OLYMPIC COACH NELL FORTNER HAS A HIGH STANDARD TO MEET

By Al Mattei

Founder, TopOfTheCircle.com

The 1996 U.S. Olympic women's basketball team was, in short, a machine. The numbers spoke for themselves: 60 games, 60 wins, one gold medal.

Team members like Lisa Leslie, Sheryl Swoopes, Rebecca Lobo, and Nikki McCray became household names. Players from that group of 12 were able to help populate not one, but two women's professional baseball league, one of which has not only survived, but has become a model of growth in a crowded sports marketplace.

What makes Nell Fortner's job as coach for the 2000 Olympic Team so difficult is that much of the direction that women's basketball -- and women's sports -- takes in the 21st Century is tied to what she does as head coach. Too, Fortner will have a direct hand in the pro game, as she will take the head coaching position of the as-yet unnamed Indiana WNBA franchise in 2001.

Fortner has been focused on directing the members of the Olympic team pool in pre-Olympic competitions. All the while, one considerable shadow accompanies her: the shadow of 1996 coach Tara VanDerveer. The job that Tara VanDerveer did as Olympic coach for the Atlanta Games set a very, very high standard that is going to be almost impossible to match.

But Fortner feels that the 2000 Olympic team, as well as its coach, needs to be evaluated with the same standards as its 1996 counterpart. And Fortner does not plan to deviate from the winning strategies developed as VanDeveer's assistant coach in 1996.

"As a coach, it's an everyday thing, whether your team is working hard, doing well, and doing what is necessary to win," Fortner said. "I'm just going to continue, getting up every day, thinking about how to get better. That's a good method."

One thing that will make Fortner's job easier for the Olympic team is the new thinking at USA Basketball. The national governing body had realized that it would be impossible to train one national team with the existence of two professional leagues, necessitating the creation of an ongoing program to allow players from both the Women's National Basketball Association (WNBA) and the American Basketball League (ABL) to gain international experience.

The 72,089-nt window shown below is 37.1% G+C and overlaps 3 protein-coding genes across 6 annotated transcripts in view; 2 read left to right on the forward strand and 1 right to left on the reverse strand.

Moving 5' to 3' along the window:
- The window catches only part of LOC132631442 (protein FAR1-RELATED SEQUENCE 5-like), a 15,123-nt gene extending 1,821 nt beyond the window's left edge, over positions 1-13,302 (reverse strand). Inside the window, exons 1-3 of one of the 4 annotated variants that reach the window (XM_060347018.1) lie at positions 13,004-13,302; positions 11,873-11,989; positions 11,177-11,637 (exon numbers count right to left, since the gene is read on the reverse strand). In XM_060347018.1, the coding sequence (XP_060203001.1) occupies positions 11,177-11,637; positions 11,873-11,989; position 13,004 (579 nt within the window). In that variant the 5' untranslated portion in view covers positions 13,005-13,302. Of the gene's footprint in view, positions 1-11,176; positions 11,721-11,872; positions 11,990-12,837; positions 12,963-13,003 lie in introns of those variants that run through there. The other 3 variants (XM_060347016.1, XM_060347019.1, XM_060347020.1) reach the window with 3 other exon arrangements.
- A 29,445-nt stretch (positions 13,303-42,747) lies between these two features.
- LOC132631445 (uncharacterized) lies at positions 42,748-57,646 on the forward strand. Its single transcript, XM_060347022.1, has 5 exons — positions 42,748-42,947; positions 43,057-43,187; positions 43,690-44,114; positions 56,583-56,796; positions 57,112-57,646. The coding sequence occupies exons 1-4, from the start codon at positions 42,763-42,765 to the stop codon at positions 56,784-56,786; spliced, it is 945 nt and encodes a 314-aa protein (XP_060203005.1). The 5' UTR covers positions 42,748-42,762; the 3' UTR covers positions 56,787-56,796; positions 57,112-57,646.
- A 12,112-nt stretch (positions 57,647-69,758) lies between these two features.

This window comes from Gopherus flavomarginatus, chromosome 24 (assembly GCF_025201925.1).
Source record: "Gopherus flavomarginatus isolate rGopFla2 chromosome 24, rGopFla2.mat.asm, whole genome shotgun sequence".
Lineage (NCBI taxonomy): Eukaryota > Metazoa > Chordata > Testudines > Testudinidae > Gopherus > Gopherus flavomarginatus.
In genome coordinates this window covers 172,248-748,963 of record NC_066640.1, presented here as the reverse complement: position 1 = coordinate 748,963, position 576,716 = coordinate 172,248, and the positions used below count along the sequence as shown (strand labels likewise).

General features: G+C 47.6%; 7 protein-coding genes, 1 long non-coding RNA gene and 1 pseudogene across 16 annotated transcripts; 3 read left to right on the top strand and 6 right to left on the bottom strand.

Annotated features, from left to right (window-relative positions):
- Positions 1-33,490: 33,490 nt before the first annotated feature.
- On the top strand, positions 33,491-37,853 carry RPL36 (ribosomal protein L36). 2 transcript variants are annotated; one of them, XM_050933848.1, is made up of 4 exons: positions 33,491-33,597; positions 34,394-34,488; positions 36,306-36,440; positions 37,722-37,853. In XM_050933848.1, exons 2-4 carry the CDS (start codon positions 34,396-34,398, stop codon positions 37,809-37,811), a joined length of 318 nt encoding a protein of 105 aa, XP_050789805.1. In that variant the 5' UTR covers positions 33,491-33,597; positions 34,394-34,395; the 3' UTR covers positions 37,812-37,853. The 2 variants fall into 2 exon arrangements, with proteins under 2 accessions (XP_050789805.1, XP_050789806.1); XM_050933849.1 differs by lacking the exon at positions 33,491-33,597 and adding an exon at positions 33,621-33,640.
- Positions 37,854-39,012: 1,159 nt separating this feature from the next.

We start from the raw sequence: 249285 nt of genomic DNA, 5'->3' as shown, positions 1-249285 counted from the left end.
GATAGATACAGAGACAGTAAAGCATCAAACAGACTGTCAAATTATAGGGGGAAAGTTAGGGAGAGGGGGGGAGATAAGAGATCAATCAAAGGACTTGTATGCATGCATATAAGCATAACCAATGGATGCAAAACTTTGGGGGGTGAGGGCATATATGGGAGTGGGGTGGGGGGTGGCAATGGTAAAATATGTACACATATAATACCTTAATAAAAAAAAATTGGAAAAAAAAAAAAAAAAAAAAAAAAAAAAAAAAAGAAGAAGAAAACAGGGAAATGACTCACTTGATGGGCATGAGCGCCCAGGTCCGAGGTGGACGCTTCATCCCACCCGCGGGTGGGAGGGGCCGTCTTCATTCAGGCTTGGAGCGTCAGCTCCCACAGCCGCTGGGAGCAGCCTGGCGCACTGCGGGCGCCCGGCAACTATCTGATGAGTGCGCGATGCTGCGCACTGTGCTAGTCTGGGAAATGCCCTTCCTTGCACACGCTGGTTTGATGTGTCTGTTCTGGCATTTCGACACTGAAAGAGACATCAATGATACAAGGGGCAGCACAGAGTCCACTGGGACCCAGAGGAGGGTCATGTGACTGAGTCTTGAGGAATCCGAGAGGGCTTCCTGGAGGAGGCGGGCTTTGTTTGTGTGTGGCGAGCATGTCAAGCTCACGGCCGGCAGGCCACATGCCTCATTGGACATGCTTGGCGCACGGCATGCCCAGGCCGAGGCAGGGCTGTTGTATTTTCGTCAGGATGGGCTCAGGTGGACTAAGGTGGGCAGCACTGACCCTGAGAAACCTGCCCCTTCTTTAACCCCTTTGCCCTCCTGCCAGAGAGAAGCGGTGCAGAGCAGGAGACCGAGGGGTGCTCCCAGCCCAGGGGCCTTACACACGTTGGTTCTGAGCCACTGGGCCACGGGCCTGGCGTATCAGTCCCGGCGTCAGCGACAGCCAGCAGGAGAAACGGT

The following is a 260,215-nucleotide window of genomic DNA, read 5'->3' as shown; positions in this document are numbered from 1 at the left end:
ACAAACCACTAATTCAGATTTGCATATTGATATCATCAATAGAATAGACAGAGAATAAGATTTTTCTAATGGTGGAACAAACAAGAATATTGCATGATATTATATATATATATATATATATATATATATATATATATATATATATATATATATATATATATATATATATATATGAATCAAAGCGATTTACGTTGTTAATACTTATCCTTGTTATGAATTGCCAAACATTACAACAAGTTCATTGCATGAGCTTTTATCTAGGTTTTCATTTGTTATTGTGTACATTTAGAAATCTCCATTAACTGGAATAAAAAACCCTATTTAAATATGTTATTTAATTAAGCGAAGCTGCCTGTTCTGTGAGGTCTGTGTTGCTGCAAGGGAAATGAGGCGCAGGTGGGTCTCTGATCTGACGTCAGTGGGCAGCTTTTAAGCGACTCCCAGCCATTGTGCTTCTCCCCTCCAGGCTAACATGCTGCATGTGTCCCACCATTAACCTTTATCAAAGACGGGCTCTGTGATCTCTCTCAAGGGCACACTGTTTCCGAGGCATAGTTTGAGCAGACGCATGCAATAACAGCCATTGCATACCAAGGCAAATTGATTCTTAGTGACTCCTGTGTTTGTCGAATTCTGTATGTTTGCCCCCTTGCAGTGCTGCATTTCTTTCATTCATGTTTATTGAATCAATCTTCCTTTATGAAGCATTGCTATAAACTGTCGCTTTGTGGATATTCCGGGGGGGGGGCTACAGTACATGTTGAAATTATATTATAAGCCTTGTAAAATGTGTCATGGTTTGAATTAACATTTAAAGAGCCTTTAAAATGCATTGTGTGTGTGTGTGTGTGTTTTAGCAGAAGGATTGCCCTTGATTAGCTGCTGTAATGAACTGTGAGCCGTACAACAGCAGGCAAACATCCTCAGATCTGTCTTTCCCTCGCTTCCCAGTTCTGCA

The 1998 folding of the ABL did not affect the actual execution of the program, though some personnel changed. It was always assumed that national teams playing in the winter would be populated with WNBA personnel, and summer national-team duty would entail the use of ABL pros.

The 1999 Pan-American Games roster was bereft of its WNBA stars, leaving ex-ABLers like Michelle Marciniak (Nashville), Sylvia Crawley (Portland), and Katryna Gaither (San Jose), alongside a young group of free agents and college stars to compete against full national squads in Winnipeg. Team USA finished third in that outing.

"Now, I can feel 2000 heating up," Fortner said. "I've been waiting for this moment for more than two years, and I look forward to the opportunity to train for the six months leading up to the WNBA season."

Over this time, the 2000 Olympic team will not have the same preparation from which its 1996 counterpart benefitted. It is believed that there will be only about 30 to 35 games that Team USA will play in the run-up to Sydney. The rest of the players' physical training will occur during the WNBA season.

"We'll make it work," Fortner said. "We like the opportunity to train for the extended period that we'll have, and we'll be ready. We'll be in good shape."

In August 1999, the first 10 players in the national-team program were chosen. All were WNBA luminaries such as Leslie (Los Angeles), Chamique Holdsclaw (Washington), and Cynthia Cooper (Houston). This core group is expected to make up the bulk of the 2000 Olympic team, though there are at least two players who can be added to the pool, depending on injuries, illness, or the needs of the team. These needs will depend on the styles of play of rivals like Russia, Yugoslavia, China, and host Australia.

If the United States needs more height, for example, it may have to call on the likes of Lobo (New York), Kara Wolters (Houston), or either one of the Gillingham sisters for the last two roster spots. If the team needs extra scoring, Swoopes (Houston) may be called back into the national-team picture along with Jennifer Azzi (Detroit). And do not be surprised if a college player like Semeka Randall (Tennessee) is considered.

The final roster is to be announced shortly after the start of the 2000 WNBA season, after three months of training in which two international tours and one domestic tour is made.

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